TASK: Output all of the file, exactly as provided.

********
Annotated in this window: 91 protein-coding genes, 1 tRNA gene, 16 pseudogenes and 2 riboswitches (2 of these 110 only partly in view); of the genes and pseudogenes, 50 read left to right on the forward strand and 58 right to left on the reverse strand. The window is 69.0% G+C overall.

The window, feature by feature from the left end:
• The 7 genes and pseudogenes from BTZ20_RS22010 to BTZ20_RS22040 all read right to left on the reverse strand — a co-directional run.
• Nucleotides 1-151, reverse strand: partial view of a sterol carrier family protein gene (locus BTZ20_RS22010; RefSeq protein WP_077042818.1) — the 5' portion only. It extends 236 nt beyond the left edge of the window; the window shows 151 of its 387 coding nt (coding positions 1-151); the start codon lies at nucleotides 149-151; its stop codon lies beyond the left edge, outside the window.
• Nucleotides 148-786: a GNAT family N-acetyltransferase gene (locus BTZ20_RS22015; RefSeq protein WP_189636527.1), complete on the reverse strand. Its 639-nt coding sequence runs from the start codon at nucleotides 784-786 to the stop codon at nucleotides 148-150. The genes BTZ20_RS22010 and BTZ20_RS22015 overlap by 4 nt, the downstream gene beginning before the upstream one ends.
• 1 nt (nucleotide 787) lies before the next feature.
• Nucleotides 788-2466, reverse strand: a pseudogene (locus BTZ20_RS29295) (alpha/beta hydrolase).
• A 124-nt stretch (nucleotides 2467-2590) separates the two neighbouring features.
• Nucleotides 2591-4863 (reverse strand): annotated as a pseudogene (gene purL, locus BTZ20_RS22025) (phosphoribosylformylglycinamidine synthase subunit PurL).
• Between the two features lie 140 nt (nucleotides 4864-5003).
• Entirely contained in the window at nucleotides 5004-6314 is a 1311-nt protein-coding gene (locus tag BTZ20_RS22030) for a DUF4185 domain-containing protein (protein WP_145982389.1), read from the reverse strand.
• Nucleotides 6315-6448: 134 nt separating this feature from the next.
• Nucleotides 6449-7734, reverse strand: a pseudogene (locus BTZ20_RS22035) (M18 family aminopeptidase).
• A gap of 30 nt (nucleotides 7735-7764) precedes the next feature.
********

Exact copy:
Annotated in this window: 91 protein-coding genes, 1 tRNA gene, 16 pseudogenes and 2 riboswitches (2 of these 110 only partly in view); of the genes and pseudogenes, 50 read left to right on the forward strand and 58 right to left on the reverse strand. The window is 69.0% G+C overall.

The window, feature by feature from the left end:
• The 7 genes and pseudogenes from BTZ20_RS22010 to BTZ20_RS22040 all read right to left on the reverse strand — a co-directional run.
• Nucleotides 1-151, reverse strand: partial view of a sterol carrier family protein gene (locus BTZ20_RS22010; RefSeq protein WP_077042818.1) — the 5' portion only. It extends 236 nt beyond the left edge of the window; the window shows 151 of its 387 coding nt (coding positions 1-151); the start codon lies at nucleotides 149-151; its stop codon lies beyond the left edge, outside the window.
• Nucleotides 148-786: a GNAT family N-acetyltransferase gene (locus BTZ20_RS22015; RefSeq protein WP_189636527.1), complete on the reverse strand. Its 639-nt coding sequence runs from the start codon at nucleotides 784-786 to the stop codon at nucleotides 148-150. The genes BTZ20_RS22010 and BTZ20_RS22015 overlap by 4 nt, the downstream gene beginning before the upstream one ends.
• 1 nt (nucleotide 787) lies before the next feature.
• Nucleotides 788-2466, reverse strand: a pseudogene (locus BTZ20_RS29295) (alpha/beta hydrolase).
• A 124-nt stretch (nucleotides 2467-2590) separates the two neighbouring features.
• Nucleotides 2591-4863 (reverse strand): annotated as a pseudogene (gene purL, locus BTZ20_RS22025) (phosphoribosylformylglycinamidine synthase subunit PurL).
• Between the two features lie 140 nt (nucleotides 4864-5003).
• Entirely contained in the window at nucleotides 5004-6314 is a 1311-nt protein-coding gene (locus tag BTZ20_RS22030) for a DUF4185 domain-containing protein (protein WP_145982389.1), read from the reverse strand.
• Nucleotides 6315-6448: 134 nt separating this feature from the next.
• Nucleotides 6449-7734, reverse strand: a pseudogene (locus BTZ20_RS22035) (M18 family aminopeptidase).
• A gap of 30 nt (nucleotides 7735-7764) precedes the next feature.